In addition, each packet density bar 122 may also be color coded to show the average size of packets in the corresponding time interval 104. The average may be determined as either the mean, median (the size of middle packet in time interval 104), or mode size. The color of the packet density bar 1262 need not be the same color as the packet arrows 110 in the same time interval 104 as displayed. This results from the overlapping of later packet arrows 112 of earlier packet arrows 112, where the later packet arrows 112 are for packets of a different size then a larger number of earlier packets.
FIG. 2 illustrates the packet density bars 122 extending perpendicular to the time axis 102. This is desirable because it allows for direct visual comparison of various packet density bars 122 for different time intervals relative to a common axis. Extending the bars vertically would hinder this comparison effect.
The underlying packet information used to construct the bounce diagram 100 is available using conventional packet capture technology, including conventional protocol analyzers. In the preferred embodiment, the packet capture is provided as a part of Optimal Network Corp.'s Application Expert software product, though other protocol analyzers may also be used.
The bounce diagrams 100 of the present invention provide various interactive features when displayed on a computer screen, which further enhance the user's ability to analyze network application behavior. The user can interact with the bounce diagram 100 through a keyboard, mouse, or other pointing device.
Referring to FIG. 3, when a user selects a packet arrow 112 by positioning the mouse or other pointing device over the packet arrow 112 for a certain duration of time, a packet detail pop-up window 130 is displayed near the packet arrow 112. The packet detail pop-up window 130 includes detailed information for the packet. In the preferred embodiment, the detailed information is formatted as follows:
<time>: (<size> bytes) <source node>:<source port>→<destination node>:<destination port>. <decode>
<time>—relative time of the packet;
<size>—size of the packet, in bytes;
<source node>—name of the source node corresponding to one of the node labels 114;
<source port>—port number at the source node, for IP and IPX packets;
<destination node>—name of the destination node, corresponding to one of the node labels 114;
<destination port>—port number at the destination node; and
<decode>—a detailed protocol decode of the packet.
Referring to FIGS. 4 and 5, there is shown an example of zooming. Zooming enables the user to increase the time resolution of the time axis 102 so that the time intervals 104 correspond to smaller time periods, thereby showing the packets during such intervals more clearly. Zooming is useful in order to observe network communication first at a high level, and then move to increasing finer levels of detail.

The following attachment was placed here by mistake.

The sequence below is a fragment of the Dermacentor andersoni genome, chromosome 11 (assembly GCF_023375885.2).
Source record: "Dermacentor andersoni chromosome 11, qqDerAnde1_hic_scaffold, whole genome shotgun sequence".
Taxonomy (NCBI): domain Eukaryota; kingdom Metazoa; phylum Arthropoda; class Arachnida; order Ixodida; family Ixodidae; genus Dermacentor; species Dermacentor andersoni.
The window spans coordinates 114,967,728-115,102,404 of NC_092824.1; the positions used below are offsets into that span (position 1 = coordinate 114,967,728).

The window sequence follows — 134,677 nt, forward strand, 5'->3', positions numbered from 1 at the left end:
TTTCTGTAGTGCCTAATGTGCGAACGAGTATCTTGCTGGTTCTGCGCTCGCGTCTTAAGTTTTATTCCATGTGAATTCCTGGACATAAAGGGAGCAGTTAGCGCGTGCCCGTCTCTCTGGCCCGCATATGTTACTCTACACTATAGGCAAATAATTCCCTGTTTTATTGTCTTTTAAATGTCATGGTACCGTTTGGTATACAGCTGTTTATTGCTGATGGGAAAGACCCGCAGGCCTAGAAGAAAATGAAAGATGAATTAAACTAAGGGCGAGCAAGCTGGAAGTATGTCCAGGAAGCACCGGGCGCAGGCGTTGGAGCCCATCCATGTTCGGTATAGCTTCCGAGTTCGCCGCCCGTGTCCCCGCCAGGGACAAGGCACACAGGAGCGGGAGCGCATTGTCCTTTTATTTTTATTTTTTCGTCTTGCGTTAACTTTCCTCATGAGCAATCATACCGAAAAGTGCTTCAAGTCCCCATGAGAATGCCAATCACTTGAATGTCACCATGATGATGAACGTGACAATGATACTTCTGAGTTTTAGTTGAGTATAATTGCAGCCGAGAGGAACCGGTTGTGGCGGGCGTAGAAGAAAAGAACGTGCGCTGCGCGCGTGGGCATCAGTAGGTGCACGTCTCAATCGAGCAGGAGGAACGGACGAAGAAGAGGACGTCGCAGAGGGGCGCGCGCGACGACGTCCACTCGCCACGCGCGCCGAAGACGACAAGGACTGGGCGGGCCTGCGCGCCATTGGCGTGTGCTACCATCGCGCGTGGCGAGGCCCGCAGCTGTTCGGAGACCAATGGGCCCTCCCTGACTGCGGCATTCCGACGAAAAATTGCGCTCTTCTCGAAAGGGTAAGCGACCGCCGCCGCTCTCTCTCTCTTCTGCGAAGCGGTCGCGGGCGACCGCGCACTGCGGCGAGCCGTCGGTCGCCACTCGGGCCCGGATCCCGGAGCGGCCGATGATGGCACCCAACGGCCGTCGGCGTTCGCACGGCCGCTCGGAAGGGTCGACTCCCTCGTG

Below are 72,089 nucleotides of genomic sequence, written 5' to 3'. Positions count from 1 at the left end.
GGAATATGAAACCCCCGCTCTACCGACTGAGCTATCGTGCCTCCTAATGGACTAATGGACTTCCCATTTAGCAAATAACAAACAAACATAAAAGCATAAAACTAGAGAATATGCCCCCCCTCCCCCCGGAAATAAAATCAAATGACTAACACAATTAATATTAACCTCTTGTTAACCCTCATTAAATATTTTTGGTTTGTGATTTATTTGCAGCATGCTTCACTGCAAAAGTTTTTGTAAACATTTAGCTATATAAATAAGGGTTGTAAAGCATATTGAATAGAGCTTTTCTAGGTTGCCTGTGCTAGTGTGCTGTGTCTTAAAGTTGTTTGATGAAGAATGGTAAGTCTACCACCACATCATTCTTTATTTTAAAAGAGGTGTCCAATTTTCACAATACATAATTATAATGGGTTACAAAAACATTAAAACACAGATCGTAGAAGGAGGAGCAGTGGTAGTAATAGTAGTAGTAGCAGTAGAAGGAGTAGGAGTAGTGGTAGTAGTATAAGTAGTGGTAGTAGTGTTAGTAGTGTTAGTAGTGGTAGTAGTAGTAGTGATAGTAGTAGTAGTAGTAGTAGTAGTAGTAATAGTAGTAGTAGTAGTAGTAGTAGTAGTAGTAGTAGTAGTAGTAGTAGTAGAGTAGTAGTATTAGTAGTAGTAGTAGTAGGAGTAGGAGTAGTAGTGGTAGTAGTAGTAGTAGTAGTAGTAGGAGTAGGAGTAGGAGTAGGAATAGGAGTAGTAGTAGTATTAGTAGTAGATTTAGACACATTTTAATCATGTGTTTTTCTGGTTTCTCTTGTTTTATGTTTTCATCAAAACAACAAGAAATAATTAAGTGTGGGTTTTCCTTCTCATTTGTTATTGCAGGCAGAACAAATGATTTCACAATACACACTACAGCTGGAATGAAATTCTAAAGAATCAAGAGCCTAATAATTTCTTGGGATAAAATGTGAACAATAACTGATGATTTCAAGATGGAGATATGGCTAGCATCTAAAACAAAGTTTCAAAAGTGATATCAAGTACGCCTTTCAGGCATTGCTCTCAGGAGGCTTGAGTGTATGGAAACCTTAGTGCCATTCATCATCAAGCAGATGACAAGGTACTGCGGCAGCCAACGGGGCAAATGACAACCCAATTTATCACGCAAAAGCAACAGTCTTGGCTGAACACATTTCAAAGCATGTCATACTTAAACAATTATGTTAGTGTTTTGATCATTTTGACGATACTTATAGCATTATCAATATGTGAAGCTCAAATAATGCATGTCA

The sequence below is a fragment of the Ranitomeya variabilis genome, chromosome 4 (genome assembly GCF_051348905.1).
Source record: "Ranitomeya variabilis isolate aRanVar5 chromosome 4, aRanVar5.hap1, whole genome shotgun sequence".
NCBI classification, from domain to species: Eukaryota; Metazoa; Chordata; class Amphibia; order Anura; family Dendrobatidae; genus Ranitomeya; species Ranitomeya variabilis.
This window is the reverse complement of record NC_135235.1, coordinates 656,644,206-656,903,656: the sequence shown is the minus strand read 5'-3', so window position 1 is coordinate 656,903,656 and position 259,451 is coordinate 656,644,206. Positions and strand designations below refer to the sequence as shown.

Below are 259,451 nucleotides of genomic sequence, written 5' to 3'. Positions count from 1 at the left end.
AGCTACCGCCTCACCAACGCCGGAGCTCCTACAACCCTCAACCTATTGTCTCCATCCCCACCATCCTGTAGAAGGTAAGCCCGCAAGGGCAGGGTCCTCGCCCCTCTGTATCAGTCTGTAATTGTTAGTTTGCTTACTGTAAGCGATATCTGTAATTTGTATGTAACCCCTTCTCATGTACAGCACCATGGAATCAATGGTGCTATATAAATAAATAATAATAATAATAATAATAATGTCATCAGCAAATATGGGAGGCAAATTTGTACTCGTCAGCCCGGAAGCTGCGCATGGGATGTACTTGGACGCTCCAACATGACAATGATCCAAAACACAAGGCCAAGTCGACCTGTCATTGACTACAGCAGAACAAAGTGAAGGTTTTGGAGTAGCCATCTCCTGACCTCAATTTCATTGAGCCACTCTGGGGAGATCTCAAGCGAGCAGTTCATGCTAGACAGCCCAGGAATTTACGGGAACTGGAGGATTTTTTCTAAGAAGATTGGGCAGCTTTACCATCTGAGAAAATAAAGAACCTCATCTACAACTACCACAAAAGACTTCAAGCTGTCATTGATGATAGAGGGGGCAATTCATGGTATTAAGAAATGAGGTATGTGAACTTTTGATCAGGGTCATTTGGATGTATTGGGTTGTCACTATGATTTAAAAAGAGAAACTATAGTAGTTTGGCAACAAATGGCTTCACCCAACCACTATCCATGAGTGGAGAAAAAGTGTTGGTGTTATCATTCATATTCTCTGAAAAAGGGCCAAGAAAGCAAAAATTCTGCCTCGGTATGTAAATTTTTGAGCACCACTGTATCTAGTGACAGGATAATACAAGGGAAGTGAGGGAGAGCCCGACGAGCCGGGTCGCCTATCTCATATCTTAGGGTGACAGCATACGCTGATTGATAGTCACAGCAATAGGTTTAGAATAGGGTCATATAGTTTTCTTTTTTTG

In FIG. 4, there is shown a bounce diagram 100 of a three-tier application, where the application is comprised of a client, a database server, and an application server. The bounce diagram 100 shows the initial communication between the client and the application server at the beginning, followed by a brief communication between the client and database server, followed by a number of packets between the application server and the database server. This view of the packet trace allows the user to quickly understand the way the conversation between the three nodes progresses over time.
The user can use zooming to investigate the behavior of the application at the point where the client begins to communicate with the database server. In FIG. 4, the user has dragged a selection rectangle 132 over a selected area 129 of the bounce diagram 100. The selected area 129 extends from a starting time to an ending time. The starting time corresponds to the top edge 131 of the selected area 129 relative to the time axis, and the ending time corresponds to the bottom edge 133 of the selected area 129 relative to the time axis. In FIG. 4, the starting time is about 1.1 seconds, and the ending time is about 1.4 seconds. This area 129 corresponds the particular packets of interest to the user.
When mouse button is released, the bounce diagram 100 redraws to display in the visible area of the window only the time range (1.1 to 1.4 seconds) that was in the selected area 129. The resulting bounce diagram 100 is shown in FIG. 5. FIG. 5 shows that the visible portion of the time axis 102 extends from the starting time of 1.1 seconds to the ending time of 1.4 seconds. This time period on the time axis 102 is automatically divided into a number of time intervals 104 which are labeled for the user's convenience. The packet arrows 112 for the individual packets during this time period are now more clearly visible in each the time intervals 104. The remainder of the packet trace before and after the starting and ending times, may be viewed by scrolling up or down in the window. In addition, the packet density graph 120 has been updated to reflect an average number of packets in the now smaller time intervals 104.
With this zoomed view of the bounce diagram 100, it is easier for the user to see the time gap between the client sending a packet to the database server, as shown by packet arrow 112 a and the response being returned to the client, as shown by packet arrow 112 b. Also in this view of the bounce diagram 100 it is easy to see the sequence of application functionality. After the exchange between the client and database server, the client and application server exchange a sequence of packets, and then the application server and database server enter into an exchange of packets. Functionality is also provided to allow the user to navigate back to prior displayed bounce diagrams 100 and to the entire duration of the trace.